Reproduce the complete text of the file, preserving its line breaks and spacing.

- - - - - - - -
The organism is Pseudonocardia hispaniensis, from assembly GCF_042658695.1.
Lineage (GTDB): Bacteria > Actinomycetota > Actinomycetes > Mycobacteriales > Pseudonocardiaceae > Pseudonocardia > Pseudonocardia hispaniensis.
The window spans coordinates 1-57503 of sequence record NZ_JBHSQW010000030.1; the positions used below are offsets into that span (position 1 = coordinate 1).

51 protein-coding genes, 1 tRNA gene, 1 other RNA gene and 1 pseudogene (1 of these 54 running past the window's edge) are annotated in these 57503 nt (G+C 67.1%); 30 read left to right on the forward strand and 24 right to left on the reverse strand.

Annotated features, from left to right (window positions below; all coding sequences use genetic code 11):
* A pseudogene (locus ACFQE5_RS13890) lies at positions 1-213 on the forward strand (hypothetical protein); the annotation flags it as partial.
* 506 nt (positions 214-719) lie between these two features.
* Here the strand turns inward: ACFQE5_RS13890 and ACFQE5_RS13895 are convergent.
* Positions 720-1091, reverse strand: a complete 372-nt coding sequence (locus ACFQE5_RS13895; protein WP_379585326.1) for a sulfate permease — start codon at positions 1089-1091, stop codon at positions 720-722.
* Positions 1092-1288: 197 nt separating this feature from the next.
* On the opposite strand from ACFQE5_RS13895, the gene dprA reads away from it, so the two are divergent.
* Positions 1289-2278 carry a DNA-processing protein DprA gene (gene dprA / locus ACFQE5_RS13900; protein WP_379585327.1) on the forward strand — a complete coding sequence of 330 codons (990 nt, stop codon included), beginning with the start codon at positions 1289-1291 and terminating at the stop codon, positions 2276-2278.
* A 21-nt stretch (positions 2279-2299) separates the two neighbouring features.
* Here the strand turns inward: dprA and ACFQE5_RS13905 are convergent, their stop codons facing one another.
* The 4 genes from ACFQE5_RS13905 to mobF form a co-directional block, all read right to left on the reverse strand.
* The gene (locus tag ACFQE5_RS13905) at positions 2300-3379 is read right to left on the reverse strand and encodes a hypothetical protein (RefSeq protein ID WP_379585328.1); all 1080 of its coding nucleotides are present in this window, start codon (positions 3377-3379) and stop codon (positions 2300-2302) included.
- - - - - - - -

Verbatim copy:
The organism is Pseudonocardia hispaniensis, from assembly GCF_042658695.1.
Lineage (GTDB): Bacteria > Actinomycetota > Actinomycetes > Mycobacteriales > Pseudonocardiaceae > Pseudonocardia > Pseudonocardia hispaniensis.
The window spans coordinates 1-57503 of sequence record NZ_JBHSQW010000030.1; the positions used below are offsets into that span (position 1 = coordinate 1).

51 protein-coding genes, 1 tRNA gene, 1 other RNA gene and 1 pseudogene (1 of these 54 running past the window's edge) are annotated in these 57503 nt (G+C 67.1%); 30 read left to right on the forward strand and 24 right to left on the reverse strand.

Annotated features, from left to right (window positions below; all coding sequences use genetic code 11):
* A pseudogene (locus ACFQE5_RS13890) lies at positions 1-213 on the forward strand (hypothetical protein); the annotation flags it as partial.
* 506 nt (positions 214-719) lie between these two features.
* Here the strand turns inward: ACFQE5_RS13890 and ACFQE5_RS13895 are convergent.
* Positions 720-1091, reverse strand: a complete 372-nt coding sequence (locus ACFQE5_RS13895; protein WP_379585326.1) for a sulfate permease — start codon at positions 1089-1091, stop codon at positions 720-722.
* Positions 1092-1288: 197 nt separating this feature from the next.
* On the opposite strand from ACFQE5_RS13895, the gene dprA reads away from it, so the two are divergent.
* Positions 1289-2278 carry a DNA-processing protein DprA gene (gene dprA / locus ACFQE5_RS13900; protein WP_379585327.1) on the forward strand — a complete coding sequence of 330 codons (990 nt, stop codon included), beginning with the start codon at positions 1289-1291 and terminating at the stop codon, positions 2276-2278.
* A 21-nt stretch (positions 2279-2299) separates the two neighbouring features.
* Here the strand turns inward: dprA and ACFQE5_RS13905 are convergent, their stop codons facing one another.
* The 4 genes from ACFQE5_RS13905 to mobF form a co-directional block, all read right to left on the reverse strand.
* The gene (locus tag ACFQE5_RS13905) at positions 2300-3379 is read right to left on the reverse strand and encodes a hypothetical protein (RefSeq protein ID WP_379585328.1); all 1080 of its coding nucleotides are present in this window, start codon (positions 3377-3379) and stop codon (positions 2300-2302) included.